With construction costs going through the roof, and the scarcity of material resources, it is only sensible that we practice context driven architecture with local materials and building techniques. Ultimately, the esthetics, longevity and ease of maintenance of the building are for us equally essential parameters to promote architecture of a lower impact on the environment as a viable and desirable alternative to the conventional approach to construction.

What are your individual roles in the collective?

JG: Being a small firm, each of has an array of responsibilities. While most decisions are taken collectively, we do play on our individual strengths to handle different aspects of our work. Equipped with an intuitive understanding of earth, Shruthi has a deep seated understanding of esthetics. She has a knack for creation and works closely with Ajinkya in the initial concept development of the projects. Pragmatism is Ajinkya’s strong suit. His knowledge of conventions in the building industry and understanding of feasibility clubbed with his keen eye for details help him translate and resolve design into beautiful buildings.


Cubbon Kiosks

I seem to have an intrinsic and empirical understanding of materiality. I love exploring and am constantly trying to innovate and research new materials and techniques. Having been educated as an urban systems engineer, I am keen on setting up processes and protocols for the site; I also work on the internal organization of the office.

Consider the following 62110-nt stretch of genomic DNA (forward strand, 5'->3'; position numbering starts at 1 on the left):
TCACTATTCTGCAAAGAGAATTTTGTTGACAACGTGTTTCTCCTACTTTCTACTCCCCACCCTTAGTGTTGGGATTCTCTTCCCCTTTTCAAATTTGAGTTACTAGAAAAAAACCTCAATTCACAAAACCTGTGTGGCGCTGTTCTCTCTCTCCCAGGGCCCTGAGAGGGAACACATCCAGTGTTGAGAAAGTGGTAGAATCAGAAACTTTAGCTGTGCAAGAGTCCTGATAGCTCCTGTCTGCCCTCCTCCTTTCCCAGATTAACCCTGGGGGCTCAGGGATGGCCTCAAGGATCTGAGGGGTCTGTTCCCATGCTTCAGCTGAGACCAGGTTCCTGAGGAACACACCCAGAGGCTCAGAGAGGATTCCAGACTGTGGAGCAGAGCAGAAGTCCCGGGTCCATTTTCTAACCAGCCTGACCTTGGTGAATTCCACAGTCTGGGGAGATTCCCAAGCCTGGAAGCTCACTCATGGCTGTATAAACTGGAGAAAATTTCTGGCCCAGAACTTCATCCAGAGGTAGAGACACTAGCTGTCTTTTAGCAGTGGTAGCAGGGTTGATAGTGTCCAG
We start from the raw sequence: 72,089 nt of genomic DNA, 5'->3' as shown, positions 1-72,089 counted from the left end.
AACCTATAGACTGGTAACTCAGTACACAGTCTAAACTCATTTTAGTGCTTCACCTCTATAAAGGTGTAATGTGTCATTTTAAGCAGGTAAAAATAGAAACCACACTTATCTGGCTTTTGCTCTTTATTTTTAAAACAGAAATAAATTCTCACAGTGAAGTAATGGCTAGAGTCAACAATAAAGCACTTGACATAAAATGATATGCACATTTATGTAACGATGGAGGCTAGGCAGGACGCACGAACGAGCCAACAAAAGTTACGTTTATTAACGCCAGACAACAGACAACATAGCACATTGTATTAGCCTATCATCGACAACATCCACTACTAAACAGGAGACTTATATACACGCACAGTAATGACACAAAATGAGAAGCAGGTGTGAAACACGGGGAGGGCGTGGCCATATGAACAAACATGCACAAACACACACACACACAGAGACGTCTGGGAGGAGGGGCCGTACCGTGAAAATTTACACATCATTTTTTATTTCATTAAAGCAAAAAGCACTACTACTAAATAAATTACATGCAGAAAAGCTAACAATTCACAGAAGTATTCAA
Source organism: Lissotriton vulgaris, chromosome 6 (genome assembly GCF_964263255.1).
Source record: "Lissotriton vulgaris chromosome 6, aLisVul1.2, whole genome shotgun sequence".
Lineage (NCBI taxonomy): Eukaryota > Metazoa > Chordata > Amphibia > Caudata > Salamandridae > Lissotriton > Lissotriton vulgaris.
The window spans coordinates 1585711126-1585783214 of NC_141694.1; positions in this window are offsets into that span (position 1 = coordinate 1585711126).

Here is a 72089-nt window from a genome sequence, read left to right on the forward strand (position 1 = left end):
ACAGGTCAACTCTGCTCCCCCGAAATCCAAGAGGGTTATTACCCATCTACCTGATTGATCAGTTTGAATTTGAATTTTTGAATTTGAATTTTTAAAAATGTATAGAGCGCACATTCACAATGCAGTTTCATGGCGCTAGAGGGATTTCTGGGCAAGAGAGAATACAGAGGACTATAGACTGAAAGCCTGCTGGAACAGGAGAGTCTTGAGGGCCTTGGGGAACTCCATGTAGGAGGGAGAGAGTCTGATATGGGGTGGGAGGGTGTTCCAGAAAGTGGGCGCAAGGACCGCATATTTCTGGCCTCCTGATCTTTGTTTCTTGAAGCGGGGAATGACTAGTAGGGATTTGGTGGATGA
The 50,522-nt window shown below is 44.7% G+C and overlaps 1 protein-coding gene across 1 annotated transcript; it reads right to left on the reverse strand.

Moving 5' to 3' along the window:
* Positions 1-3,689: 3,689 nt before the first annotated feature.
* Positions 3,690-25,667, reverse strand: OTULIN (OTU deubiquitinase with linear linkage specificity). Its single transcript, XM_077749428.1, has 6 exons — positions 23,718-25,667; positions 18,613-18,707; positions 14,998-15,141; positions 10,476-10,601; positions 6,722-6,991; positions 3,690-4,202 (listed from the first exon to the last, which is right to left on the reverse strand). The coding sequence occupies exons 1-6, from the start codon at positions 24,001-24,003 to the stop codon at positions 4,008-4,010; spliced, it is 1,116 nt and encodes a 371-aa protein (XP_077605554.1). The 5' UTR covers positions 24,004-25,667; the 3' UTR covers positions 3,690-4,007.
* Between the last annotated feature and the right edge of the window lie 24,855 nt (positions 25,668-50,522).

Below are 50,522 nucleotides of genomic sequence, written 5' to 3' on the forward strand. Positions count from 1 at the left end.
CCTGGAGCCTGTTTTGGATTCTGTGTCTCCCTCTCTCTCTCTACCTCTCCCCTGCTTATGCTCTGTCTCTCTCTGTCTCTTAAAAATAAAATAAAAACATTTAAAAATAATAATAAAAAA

Agnimitra’s passion for natural materials bleeds into our building sites! He is the choreographer that brings together all the teams and the techniques we explore, to ultimately translate a drawing into reality. His patience, humor and care for others are essential to keep a good spirit and atmosphere on site and with the people we work with.

Which natural materials do you most often work with?


Cuckoo Forest School

SR: Clay and lime bind our studio together. Additionally, we often bring wood, stone, fly ash, straw, rice rusk, and thatch into our projects. We love to combine these materials together with concrete, steel, glass and ceramics. There is a place for all of these materials, and when applied with imagination, and in the right context, they come together to create an architecture that is both responsible and beautiful. Natural plasters and finishes made of lime clay are more healthy and eco-friendly. They create a breathable finish material with a natural capacity to regulate moisture and temperature in the surrounding air.

Which have been your most memorable projects?

JG: Of the early projects, the Cuckoo Forest School stands out in many ways. It was the coming together of more than 30 people for 15 days to build a library for the Cuckoo Forest School, in Thiruvannamalai. Being out of range of cellular network, away from the din of the city, at the edge of a reserve forest and in the lap of the Javadu hills was just the base of what was to be a magical experience. The group was an eclectic mix of people from the software industry, designers, farmers, journalists, artists, architects and much more. We all had to stay on the then barren farm, set up the first of the shelters for the volunteers to stay in, and then design and build a small library structure with earth.


Samvada Baduku Community College